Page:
Ultra filtering is a high-tech procedure where honey is heated, sometimes watered down and then forced at high pressure through extremely small filters to remove pollen, which is the only foolproof sign identifying the source of the honey. It is a spin-off of a technique refined by the Chinese, who have illegally dumped tons of their honey - some containing illegal antibiotics - on the U.S. market for years.

Food Safety News decided to test honey sold in various outlets after its earlier investigation found U.S. groceries flooded with Indian honey banned in Europe as unsafe because of contamination with antibiotics, heavy metal and a total lack of pollen which prevented tracking its origin.

Food Safety News purchased more than 60 jars, jugs and plastic bears of honey in 10 states and the District of Columbia.

The contents were analyzed for pollen by Vaughn Bryant, a professor at Texas A&M University and one of the nation's premier melissopalynologists, or investigators of pollen in honey.

Bryant, who is director of the Palynology Research Laboratory, found that among the containers of honey provided by Food Safety News:

76 percent of samples bought at groceries had all the pollen removed, These were stores like TOP Food, Safeway, Giant Eagle, QFC, Kroger, Metro Market, Harris Teeter, A&P, Stop & Shop and King Soopers.

100 percent of the honey sampled from drugstores like Walgreens, Rite-Aid and CVS Pharmacy had no pollen.

77 percent of the honey sampled from big box stores like Costco, Sam's Club, Walmart, Target and H-E-B had the pollen filtered out.

100 percent of the honey packaged in the small individual service portions from Smucker, McDonald's and KFC had the pollen removed.

Bryant found that every one of the samples Food Safety News bought at farmers markets, co-ops and "natural" stores like PCC and Trader Joe's had the full, anticipated, amount of pollen.

And if you have to buy at major grocery chains, the analysis found that your odds are somewhat better of getting honey that wasn't ultra-filtered if you buy brands labeled as organic. Out of seven samples tested, five (71 percent) were heavy with pollen. All of the organic honey was produced in Brazil, according to the labels.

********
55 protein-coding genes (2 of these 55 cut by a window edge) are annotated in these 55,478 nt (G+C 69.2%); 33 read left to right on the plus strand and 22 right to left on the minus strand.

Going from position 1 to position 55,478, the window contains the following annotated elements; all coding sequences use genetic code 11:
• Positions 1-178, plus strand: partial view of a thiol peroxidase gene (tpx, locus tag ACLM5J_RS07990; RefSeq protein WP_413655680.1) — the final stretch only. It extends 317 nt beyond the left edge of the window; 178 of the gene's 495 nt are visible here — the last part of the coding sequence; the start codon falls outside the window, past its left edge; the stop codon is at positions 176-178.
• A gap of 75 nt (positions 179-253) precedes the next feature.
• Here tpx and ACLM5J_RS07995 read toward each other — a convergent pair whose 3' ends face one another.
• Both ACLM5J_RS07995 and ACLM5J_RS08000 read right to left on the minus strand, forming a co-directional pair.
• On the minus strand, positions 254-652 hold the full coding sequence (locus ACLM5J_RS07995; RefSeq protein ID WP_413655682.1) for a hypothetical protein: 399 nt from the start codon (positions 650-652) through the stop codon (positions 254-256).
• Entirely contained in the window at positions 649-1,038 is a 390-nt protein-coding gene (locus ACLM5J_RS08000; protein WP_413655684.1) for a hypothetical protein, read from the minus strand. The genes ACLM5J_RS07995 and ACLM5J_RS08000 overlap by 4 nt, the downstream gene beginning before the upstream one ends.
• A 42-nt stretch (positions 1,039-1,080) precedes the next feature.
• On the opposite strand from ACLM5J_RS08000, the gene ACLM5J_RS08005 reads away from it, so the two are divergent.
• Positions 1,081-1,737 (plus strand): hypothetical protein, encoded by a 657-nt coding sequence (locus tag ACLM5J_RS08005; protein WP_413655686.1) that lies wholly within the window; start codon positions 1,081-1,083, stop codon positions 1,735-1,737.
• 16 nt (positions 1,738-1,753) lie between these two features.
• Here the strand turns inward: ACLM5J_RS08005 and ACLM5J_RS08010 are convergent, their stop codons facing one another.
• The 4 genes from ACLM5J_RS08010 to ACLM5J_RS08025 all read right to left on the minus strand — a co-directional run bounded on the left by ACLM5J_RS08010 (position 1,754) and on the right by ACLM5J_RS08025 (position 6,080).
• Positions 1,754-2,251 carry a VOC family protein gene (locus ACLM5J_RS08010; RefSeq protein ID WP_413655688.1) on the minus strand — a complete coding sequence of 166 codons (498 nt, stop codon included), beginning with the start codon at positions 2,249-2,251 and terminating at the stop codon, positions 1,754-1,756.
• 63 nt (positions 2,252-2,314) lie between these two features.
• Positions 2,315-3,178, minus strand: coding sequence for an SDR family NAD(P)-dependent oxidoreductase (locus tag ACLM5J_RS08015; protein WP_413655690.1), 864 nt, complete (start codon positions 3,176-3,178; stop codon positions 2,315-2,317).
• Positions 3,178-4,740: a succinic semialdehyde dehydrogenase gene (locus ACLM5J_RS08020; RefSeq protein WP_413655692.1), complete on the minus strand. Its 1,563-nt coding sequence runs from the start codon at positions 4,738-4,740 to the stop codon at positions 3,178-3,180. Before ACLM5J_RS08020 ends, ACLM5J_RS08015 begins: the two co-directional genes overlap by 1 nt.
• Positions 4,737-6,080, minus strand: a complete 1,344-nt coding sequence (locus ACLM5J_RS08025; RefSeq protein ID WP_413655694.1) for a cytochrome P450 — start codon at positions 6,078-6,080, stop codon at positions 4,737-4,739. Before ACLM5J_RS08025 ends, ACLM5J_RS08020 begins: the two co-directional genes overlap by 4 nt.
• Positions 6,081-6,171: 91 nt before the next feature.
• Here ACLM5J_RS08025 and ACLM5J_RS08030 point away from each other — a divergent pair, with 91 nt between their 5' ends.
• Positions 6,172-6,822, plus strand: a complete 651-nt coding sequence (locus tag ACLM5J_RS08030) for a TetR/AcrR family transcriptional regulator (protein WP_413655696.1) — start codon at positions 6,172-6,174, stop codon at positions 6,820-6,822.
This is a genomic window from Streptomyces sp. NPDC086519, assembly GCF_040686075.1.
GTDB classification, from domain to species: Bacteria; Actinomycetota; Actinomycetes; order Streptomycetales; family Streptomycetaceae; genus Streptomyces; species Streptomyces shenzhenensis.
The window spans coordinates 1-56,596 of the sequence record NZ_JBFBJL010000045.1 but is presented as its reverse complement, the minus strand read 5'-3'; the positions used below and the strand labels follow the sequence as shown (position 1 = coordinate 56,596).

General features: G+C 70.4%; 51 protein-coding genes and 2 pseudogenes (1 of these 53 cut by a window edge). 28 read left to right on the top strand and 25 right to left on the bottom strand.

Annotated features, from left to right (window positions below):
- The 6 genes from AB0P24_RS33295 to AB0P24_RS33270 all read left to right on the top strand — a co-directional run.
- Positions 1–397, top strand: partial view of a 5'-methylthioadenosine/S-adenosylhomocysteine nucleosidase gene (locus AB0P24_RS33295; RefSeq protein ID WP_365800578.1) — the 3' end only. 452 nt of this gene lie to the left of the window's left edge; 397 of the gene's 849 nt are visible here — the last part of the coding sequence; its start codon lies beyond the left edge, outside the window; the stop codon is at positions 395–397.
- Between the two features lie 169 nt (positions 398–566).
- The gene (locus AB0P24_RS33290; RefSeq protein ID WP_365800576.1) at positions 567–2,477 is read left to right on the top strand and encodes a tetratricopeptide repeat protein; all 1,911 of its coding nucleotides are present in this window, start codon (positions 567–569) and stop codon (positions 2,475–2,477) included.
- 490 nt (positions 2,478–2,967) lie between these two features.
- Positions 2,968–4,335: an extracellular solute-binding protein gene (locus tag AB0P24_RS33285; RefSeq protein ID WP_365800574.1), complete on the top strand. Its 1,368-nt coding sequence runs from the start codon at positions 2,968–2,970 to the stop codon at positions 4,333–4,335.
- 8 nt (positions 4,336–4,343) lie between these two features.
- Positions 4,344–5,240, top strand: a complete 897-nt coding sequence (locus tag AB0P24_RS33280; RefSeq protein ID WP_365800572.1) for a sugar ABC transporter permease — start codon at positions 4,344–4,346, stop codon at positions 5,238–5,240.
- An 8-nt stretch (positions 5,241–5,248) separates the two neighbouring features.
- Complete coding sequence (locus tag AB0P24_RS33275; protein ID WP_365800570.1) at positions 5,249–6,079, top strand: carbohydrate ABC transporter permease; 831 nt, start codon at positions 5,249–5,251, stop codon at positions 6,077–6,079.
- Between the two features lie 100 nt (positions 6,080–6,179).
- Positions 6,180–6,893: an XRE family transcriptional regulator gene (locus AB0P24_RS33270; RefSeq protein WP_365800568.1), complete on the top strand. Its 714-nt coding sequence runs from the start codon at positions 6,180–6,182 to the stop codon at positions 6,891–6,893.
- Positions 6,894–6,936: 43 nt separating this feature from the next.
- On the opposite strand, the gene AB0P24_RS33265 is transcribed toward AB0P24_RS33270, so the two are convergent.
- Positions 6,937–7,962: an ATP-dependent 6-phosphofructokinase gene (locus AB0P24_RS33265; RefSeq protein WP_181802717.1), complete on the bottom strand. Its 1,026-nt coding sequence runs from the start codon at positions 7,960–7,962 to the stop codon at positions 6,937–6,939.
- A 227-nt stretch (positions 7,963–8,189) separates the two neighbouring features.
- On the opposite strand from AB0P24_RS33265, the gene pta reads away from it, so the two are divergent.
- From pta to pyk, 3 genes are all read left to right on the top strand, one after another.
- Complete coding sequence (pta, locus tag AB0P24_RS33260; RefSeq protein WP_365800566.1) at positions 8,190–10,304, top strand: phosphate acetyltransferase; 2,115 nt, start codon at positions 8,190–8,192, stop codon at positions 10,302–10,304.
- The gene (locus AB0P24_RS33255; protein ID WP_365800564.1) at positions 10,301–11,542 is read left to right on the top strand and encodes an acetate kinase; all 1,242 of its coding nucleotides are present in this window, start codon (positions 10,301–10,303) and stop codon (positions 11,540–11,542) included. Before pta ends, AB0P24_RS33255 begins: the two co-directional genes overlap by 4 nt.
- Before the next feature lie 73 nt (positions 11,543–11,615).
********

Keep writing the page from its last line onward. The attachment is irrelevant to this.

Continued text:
Click here to read the whole, sordid story.


Mashed Cauliflower

Posted by Mrs. Samurai, in Side dish, Recipes 05 October 2011 · 657 views
cauliflower, vegetable, side dish
This has become a favorite side dish in our house, and the only way the boys really enjoy eating cauliflower. This is super, super easy - if you have a food processor, especially. I started hearing about people using mashed cauliflower as a substitute for potatoes when I began to eat more low-carb this summer, and this is the recipe I came up with. I think it tastes great, and the mouth feel is creamy and amazing. And it's much healthier than potatoes! It's yummy on its own, or with some kind of sauce or gravy on it. One of my sons was very suspicious of it the first time I made it, but after the first few bites he said, "You need to make this a LOT!"

Ingredients

1 medium to large head of cauliflower, washed and trimmed, then cut into chunks (approx. 1 1/2 to 2 inches in size)
4 oz. cream cheese, cut into a few chunks
3 tablespoons unsalted butter, cut into a few chunks
salt (about 1/2-3/4 tsp.)
pepper to taste

Extremely Helpful Equipment

Steamer basket
Food Processor

Directions

Place the cauliflower in a steamer basket over boiling water, and steam for about 15-20 minutes until very tender. (Don't have a steamer? Boil it until tender, then drain VERY well.)

Put the cooked cauliflower into a food processor and run it until the cauliflower is partially mashed, then add the cream cheese, butter, salt (start with 1/2 tsp., then add to taste), and some pepper to taste. Run the processor until the cauliflower is a uniform, creamy consistency. Sometimes it wants to be stubborn and not really start mashing up, but be patient and let the machine do its thing - the cauliflower will yield to the might of technology.

Serves about 6 or more, depending on the size of the cauliflower. It's great left over, too.

NOTE: my mother makes this and does not have a food processor, so she just mashes it all up by hand. She says it is still good, but not quite the same creamy consistency as you get with a machine. She also finds she has to boil the cauliflower a bit longer to get it soft enough to do by hand.

Equipment Notes:

I have something like this for my steamer setup - much sturdier than the collapsable baskets.

My food processor is a Kitchen Aid - powerful and easy to use!